Microbudget Director Preps First Post-Coronavirus Film With Sex Scenes

Gary Terracino -Publicity -H 2020
Courtesy of Nina Carpenter

Terracino used a sexual harassment settlement to partially finance his film ‘Waking Up Dead,’ which will shoot in Los Angeles in late June and "feature intimate love scenes with masks, latex gloves and [Formula] 409."

In January 2018, Terracino was hired to write for a high-profile premium cable series he declined to name when he says he was sexually harassed by one of the show’s male executive producers. He complained, was told to keep quiet by another of the series’ producers and saw his writing offer rescinded. The one-name filmmaker, who is best known for writing and directing the gay coming-of-age comedy Elliot Loves, received a small settlement, which The Hollywood Reporter has viewed.

Out of work and growing despondent, the 48-year-old rallied and used the settlement money to co-finance his next film, Waking Up Dead. The pic would echo his real-life experience with nefarious Hollywood players and offer a cathartic release for the #MeToo era. Breaking Glass Pictures’ Rich Wolff kicked in the rest of the financing for the microbudget film and agreed to distribute it.

Terracino was in the middle of casting when coronavirus struck and upended the entire movie industry. But as was the case with his harassment incident, he decided to make the most out of a bad situation. Casting continued via Skype, FaceTime and Zoom, and the film is poised to begin production in late June in Los Angeles. Despite the promise of three sex scenes, the production will follow BAFTA’s protocols for operating a safe set amid the global pandemic.

“I want to be clear: We are not winging it,” Terracino tells THR. “We’re not going to do anything reckless. Eighty percent of the movie is in a single location, involves just a few actors and three scenes of intimacy, so it’s very, very doable for us. We may be the first film in cinema history to feature intimate love scenes with masks, latex gloves and [Formula] 409.”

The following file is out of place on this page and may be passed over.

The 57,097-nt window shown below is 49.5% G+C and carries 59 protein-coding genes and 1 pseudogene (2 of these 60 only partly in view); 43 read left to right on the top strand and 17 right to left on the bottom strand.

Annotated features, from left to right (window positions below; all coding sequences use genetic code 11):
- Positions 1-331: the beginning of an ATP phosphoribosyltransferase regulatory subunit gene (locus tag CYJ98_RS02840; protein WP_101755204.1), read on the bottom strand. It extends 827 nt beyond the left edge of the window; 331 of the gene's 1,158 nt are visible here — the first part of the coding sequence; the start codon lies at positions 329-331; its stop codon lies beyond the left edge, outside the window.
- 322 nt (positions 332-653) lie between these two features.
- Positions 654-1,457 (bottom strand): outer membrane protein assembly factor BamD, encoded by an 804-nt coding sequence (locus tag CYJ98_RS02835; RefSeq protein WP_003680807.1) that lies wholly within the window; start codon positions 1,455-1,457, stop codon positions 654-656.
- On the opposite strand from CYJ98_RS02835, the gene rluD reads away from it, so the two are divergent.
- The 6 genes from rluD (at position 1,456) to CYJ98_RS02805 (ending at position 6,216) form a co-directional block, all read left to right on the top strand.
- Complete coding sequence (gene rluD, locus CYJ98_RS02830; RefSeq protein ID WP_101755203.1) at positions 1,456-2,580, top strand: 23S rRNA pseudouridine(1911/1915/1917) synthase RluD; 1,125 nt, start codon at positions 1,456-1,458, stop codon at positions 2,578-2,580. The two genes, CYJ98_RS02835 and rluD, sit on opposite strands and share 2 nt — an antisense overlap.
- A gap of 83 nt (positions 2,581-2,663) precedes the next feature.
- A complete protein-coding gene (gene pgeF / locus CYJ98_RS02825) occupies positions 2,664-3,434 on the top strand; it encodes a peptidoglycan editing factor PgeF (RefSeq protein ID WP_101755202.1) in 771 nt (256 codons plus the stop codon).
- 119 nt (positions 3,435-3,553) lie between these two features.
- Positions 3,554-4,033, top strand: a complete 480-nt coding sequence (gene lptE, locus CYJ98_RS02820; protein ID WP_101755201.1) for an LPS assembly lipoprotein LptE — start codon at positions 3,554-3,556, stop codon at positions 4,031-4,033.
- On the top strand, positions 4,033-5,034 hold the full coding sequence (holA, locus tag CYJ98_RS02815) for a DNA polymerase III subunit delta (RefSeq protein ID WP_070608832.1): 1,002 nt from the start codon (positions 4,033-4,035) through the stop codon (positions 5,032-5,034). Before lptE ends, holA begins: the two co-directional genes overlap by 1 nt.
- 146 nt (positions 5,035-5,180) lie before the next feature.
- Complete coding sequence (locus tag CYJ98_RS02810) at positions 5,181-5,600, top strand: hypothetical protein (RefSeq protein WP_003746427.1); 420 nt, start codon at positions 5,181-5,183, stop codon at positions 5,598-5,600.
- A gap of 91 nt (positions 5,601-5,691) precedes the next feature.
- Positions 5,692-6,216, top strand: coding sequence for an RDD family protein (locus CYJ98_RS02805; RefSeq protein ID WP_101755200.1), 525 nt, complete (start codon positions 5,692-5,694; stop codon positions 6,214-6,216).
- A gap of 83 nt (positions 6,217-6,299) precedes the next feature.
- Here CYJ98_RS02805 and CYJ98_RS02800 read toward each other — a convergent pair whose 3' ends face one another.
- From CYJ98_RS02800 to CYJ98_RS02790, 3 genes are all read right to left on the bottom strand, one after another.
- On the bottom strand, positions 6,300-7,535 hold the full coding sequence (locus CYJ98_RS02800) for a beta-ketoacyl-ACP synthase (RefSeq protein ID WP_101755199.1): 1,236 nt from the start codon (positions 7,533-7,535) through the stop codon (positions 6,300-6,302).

In fact, Waking Up Dead might be the perfect antidote for the post-#MeToo and coronavirus era.

Written by Terracino, the story centers on Danny Maldonado (Veronica Mars’ Gabriel Sousa), a once-promising, hard-partying Hollywood actor whose life and career have hit rock-bottom. But when he's called in to audition for the lead in the hottest new pilot, Danny sees it as his shot at redemption. Judy Geeson, who starred opposite Sidney Poitier in the 1960s classic To Sir With Love, will play a real estate agent who senses that Danny is spinning out of control and tries to intervene, marking the British actress' first film lead in nearly a decade. And Traci Lords, the famed adult film star who became a legitimate actress, rounds out the cast as Danny's caustic agent. Terracino is also directing.

“Traci was the last person to come aboard, and then COVID happened, and I emailed everyone and said, 'To quote Rahm Emanuel, why let a crisis go to waste?’ I was like, ‘Let’s go forward,’” he recalls. “And everybody said they were on board to shoot as soon as possible.”

Achieving a safe set begins with hiring a so-called COVID-19 supervisor, which Terracino has done. The supervisor’s job is to make sure that all craft service meals are separate and that temperature checks are being performed regularly on cast and crew. The film will be insured but will not be covered for COVID-related shutdowns (as such, many of his actor friends will work as crew). “We will have to get waivers,” the director explains. “But a time of crisis is not when artists are supposed to be sitting on their hands, waiting for things to be safe again.”

As for those sex scenes, Terracino insists they won’t be particularly graphic. But they won’t be chaste, either. “Even Judy, who is 71, said the film has a nice robust sexuality,” he jokes.

As the film industry grapples with how to move forward as lockdowns begin to ease, the helmer’s mantra is to keep it lean and mean and predicts that microbudgeted films are best suited for the uncertain landscape ahead. And as a Dominican American who identifies as Latino, Terracino says it's only fitting that his “black and brown” brethren will lead the way when it comes to COVID-friendly productions.

“Everyone who is keeping this country running during this quarantine — the supermarket employees, the Lyft and Uber drivers — we are all black and brown,” he says. “Now a bunch of black and brown artists are going to make a movie and show the way forward to Hollywood reopening. That’s how it goes.”